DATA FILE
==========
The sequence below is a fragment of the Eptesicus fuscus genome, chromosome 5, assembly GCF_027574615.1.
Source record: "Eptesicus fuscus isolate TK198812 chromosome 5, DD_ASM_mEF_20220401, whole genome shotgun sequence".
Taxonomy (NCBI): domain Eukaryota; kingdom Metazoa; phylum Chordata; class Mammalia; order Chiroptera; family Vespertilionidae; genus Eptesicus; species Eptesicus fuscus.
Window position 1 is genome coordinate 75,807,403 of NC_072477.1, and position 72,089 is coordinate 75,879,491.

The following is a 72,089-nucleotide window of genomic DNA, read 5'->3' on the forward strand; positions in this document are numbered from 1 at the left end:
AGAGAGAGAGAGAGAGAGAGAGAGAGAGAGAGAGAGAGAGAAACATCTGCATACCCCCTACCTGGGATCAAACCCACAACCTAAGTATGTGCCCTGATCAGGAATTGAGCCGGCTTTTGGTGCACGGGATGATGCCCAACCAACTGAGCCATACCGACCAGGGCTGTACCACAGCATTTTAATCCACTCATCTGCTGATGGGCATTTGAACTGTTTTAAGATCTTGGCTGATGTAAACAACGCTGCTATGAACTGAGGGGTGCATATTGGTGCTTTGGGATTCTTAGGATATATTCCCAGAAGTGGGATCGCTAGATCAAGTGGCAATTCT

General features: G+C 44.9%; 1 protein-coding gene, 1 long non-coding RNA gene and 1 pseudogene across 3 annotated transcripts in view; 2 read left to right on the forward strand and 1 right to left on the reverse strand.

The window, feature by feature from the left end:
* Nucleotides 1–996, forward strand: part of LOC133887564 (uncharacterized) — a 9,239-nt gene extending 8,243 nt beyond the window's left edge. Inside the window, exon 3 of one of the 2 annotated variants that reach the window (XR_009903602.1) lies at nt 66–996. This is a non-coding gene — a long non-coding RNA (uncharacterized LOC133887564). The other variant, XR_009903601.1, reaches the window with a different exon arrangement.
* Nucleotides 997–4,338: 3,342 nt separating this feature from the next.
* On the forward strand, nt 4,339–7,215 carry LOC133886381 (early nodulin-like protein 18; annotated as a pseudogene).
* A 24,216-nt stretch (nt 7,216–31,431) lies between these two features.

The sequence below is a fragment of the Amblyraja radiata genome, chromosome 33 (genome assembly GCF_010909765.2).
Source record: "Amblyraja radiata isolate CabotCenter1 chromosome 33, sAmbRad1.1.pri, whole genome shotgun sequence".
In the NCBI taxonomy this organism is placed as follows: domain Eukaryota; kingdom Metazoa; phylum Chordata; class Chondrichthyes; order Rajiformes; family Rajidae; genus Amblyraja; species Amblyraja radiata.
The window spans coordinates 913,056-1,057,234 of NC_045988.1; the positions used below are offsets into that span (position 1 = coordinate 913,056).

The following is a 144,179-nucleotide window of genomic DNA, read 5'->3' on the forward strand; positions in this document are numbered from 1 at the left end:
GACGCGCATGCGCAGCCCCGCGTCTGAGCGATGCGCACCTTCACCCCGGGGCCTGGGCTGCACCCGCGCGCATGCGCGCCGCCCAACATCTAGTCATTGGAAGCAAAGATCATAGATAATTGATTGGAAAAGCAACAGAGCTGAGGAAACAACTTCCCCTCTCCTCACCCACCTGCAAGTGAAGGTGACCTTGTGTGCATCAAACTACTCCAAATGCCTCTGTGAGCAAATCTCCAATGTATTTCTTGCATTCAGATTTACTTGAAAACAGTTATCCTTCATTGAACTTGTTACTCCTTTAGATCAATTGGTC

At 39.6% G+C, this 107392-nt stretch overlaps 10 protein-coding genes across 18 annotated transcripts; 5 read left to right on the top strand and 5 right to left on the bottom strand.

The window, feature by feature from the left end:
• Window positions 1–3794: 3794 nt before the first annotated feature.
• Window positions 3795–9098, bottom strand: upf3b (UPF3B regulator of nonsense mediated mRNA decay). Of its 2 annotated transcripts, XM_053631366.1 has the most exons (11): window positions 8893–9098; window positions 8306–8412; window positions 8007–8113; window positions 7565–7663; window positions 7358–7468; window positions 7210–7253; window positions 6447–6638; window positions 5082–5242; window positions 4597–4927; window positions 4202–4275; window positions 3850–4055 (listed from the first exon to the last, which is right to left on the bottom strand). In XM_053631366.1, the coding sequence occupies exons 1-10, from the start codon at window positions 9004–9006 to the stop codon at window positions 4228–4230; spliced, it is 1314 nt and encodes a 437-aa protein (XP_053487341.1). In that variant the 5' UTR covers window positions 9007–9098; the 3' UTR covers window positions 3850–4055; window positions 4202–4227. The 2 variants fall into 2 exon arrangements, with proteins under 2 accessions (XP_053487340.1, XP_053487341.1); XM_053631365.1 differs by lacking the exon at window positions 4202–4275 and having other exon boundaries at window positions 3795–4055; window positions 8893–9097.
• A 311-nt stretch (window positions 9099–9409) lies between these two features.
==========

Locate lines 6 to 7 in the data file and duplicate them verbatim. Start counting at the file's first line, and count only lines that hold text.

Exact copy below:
AGAGAGAGAGAGAGAGAGAGAGAGAGAGAGAGAGAGAGAGAAACATCTGCATACCCCCTACCTGGGATCAAACCCACAACCTAAGTATGTGCCCTGATCAGGAATTGAGCCGGCTTTTGGTGCACGGGATGATGCCCAACCAACTGAGCCATACCGACCAGGGCTGTACCACAGCATTTTAATCCACTCATCTGCTGATGGGCATTTGAACTGTTTTAAGATCTTGGCTGATGTAAACAACGCTGCTATGAACTGAGGGGTGCATATTGGTGCTTTGGGATTCTTAGGATATATTCCCAGAAGTGGGATCGCTAGATCAAGTGGCAATTCT

General features: G+C 44.9%; 1 protein-coding gene, 1 long non-coding RNA gene and 1 pseudogene across 3 annotated transcripts in view; 2 read left to right on the forward strand and 1 right to left on the reverse strand.